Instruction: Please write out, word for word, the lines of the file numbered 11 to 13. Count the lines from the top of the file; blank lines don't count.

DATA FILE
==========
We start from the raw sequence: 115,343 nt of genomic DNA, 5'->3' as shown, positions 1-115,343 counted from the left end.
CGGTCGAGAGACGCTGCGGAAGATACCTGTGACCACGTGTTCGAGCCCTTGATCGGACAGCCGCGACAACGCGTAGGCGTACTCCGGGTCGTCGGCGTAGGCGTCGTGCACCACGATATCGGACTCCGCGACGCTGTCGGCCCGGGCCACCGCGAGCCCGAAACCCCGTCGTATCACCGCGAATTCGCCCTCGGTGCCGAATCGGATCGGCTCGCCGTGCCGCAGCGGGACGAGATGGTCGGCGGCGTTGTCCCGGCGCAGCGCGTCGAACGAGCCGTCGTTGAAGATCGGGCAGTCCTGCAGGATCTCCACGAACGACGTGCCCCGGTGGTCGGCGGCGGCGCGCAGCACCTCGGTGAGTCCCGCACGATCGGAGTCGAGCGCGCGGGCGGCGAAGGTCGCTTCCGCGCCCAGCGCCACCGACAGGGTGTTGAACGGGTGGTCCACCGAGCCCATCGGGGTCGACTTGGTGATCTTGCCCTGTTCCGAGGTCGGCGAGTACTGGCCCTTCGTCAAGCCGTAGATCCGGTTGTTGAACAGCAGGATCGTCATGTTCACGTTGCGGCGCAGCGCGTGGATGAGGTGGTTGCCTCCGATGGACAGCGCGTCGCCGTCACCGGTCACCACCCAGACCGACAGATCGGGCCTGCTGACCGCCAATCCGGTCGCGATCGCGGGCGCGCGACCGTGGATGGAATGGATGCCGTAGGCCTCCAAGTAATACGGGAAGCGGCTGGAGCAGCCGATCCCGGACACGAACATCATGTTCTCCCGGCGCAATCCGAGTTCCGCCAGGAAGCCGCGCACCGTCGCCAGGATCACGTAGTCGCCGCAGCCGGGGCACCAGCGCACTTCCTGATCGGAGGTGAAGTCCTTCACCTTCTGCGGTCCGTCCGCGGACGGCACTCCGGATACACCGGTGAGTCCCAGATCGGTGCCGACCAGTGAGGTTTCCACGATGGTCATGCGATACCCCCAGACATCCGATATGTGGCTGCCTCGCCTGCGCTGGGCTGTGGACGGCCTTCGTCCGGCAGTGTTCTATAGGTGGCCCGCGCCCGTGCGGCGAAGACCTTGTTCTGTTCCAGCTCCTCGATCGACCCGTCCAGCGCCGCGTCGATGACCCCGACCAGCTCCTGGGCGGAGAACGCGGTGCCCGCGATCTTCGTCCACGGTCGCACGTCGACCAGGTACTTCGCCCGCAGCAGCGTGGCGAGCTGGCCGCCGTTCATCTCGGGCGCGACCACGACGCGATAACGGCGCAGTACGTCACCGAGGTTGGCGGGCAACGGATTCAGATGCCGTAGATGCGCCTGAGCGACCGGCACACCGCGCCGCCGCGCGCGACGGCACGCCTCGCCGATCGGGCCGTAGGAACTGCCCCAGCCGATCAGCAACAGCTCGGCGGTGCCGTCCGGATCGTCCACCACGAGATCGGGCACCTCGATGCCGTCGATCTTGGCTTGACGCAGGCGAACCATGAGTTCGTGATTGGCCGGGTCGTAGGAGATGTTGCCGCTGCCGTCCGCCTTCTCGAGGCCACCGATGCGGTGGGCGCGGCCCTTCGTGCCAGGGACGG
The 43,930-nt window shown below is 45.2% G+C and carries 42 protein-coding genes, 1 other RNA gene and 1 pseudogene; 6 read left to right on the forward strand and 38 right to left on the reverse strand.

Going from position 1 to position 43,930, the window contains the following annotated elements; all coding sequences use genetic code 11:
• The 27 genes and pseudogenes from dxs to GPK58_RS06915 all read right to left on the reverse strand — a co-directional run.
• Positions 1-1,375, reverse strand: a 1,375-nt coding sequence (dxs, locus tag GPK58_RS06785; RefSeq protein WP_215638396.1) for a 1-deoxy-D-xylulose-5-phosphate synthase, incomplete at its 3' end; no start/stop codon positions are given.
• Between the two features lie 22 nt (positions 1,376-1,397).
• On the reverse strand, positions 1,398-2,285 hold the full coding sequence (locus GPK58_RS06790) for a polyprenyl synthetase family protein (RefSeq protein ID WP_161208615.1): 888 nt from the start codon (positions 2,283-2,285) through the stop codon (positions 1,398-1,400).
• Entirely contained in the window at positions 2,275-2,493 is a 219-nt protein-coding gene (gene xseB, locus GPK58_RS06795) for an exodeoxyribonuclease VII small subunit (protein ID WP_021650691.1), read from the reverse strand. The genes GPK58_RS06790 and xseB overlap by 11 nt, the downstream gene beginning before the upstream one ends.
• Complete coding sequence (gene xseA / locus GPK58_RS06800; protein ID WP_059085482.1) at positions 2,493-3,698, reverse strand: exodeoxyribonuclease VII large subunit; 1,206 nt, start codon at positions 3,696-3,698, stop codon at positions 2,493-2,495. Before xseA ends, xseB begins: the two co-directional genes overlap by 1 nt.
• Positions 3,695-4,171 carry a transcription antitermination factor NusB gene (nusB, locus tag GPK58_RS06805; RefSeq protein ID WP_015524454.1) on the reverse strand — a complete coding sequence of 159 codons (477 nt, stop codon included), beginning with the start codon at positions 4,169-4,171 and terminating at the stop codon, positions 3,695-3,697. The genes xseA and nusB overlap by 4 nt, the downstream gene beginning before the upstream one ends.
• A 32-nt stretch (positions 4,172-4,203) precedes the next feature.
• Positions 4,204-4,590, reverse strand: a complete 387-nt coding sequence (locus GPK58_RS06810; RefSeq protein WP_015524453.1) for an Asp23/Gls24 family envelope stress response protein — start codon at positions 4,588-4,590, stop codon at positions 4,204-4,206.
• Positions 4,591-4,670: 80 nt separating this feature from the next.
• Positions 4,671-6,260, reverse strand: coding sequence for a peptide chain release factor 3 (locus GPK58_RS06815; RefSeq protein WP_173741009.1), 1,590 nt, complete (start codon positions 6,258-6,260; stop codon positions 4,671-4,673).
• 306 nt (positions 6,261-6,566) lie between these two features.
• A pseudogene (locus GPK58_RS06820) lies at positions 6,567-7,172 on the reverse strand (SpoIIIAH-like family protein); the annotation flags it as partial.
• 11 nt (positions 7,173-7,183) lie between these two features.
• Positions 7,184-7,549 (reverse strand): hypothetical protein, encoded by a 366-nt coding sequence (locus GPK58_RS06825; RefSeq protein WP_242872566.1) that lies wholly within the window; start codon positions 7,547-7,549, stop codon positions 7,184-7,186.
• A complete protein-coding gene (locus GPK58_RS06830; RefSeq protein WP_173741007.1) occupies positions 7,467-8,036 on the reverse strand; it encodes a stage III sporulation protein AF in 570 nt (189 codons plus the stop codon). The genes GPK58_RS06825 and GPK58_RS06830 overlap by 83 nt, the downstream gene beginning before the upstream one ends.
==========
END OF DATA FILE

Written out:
• Positions 3,695-4,171 carry a transcription antitermination factor NusB gene (nusB, locus tag GPK58_RS06805; RefSeq protein ID WP_015524454.1) on the reverse strand — a complete coding sequence of 159 codons (477 nt, stop codon included), beginning with the start codon at positions 4,169-4,171 and terminating at the stop codon, positions 3,695-3,697. The genes xseA and nusB overlap by 4 nt, the downstream gene beginning before the upstream one ends.
• A 32-nt stretch (positions 4,172-4,203) precedes the next feature.
• Positions 4,204-4,590, reverse strand: a complete 387-nt coding sequence (locus GPK58_RS06810; RefSeq protein WP_015524453.1) for an Asp23/Gls24 family envelope stress response protein — start codon at positions 4,588-4,590, stop codon at positions 4,204-4,206.